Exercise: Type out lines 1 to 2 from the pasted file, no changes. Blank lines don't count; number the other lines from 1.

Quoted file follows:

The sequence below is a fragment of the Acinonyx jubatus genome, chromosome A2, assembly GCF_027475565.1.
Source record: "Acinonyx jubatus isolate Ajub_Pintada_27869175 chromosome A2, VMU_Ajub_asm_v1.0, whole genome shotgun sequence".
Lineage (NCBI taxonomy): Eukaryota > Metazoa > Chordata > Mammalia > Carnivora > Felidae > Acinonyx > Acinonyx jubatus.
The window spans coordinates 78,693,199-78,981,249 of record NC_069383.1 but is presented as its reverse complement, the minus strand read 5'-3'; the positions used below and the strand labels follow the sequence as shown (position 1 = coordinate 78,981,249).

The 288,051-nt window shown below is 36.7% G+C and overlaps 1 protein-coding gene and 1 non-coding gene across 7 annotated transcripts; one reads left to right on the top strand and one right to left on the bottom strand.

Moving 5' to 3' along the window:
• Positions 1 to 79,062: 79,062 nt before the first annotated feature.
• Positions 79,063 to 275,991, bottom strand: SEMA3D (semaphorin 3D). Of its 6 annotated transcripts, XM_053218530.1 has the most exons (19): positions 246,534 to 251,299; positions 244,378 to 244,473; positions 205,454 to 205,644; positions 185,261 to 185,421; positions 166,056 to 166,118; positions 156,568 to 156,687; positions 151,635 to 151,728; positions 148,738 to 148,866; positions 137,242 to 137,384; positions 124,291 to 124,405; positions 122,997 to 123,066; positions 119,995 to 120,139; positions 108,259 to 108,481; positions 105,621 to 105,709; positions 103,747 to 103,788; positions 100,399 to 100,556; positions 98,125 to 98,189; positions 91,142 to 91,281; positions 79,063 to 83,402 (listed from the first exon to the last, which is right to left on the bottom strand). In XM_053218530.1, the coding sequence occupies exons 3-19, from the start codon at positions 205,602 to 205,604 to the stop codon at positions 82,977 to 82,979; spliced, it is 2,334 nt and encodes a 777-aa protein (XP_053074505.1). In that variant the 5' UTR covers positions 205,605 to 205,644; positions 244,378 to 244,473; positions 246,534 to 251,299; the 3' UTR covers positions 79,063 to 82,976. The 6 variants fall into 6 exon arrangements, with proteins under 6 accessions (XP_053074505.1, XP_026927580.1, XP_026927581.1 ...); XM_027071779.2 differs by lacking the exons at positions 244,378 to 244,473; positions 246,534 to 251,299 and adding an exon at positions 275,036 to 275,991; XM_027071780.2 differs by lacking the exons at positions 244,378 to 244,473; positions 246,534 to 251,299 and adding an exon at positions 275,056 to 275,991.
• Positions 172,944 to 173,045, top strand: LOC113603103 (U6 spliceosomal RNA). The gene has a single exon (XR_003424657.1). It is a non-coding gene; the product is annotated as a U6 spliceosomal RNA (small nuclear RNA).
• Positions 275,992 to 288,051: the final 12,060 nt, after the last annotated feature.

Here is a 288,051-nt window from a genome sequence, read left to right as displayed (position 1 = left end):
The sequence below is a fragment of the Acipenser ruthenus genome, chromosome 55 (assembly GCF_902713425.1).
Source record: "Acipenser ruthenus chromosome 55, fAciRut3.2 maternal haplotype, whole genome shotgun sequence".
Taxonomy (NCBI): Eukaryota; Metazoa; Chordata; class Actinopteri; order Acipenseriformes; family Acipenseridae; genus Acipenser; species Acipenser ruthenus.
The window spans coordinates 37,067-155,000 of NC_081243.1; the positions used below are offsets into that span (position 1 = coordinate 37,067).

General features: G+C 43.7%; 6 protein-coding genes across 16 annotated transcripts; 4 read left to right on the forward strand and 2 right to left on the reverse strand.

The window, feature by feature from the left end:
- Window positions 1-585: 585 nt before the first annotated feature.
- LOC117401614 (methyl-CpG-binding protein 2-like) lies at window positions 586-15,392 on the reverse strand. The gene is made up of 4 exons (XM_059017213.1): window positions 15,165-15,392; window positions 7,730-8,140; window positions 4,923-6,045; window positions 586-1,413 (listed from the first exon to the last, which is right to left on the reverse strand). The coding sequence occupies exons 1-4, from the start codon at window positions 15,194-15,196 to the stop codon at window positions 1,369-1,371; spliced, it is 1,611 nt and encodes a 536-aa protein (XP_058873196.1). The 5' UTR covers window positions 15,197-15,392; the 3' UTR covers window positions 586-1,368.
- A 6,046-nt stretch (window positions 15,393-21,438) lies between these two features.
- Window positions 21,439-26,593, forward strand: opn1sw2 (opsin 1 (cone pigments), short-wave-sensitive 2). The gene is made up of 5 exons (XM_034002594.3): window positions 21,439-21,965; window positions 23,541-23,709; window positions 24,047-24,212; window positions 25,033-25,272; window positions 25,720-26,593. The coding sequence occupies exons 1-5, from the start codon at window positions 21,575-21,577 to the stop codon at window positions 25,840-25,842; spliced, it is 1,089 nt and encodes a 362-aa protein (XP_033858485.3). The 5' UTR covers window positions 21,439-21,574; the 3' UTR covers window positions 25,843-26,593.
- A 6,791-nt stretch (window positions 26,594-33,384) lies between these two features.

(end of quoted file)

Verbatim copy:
The sequence below is a fragment of the Acinonyx jubatus genome, chromosome A2, assembly GCF_027475565.1.
Source record: "Acinonyx jubatus isolate Ajub_Pintada_27869175 chromosome A2, VMU_Ajub_asm_v1.0, whole genome shotgun sequence".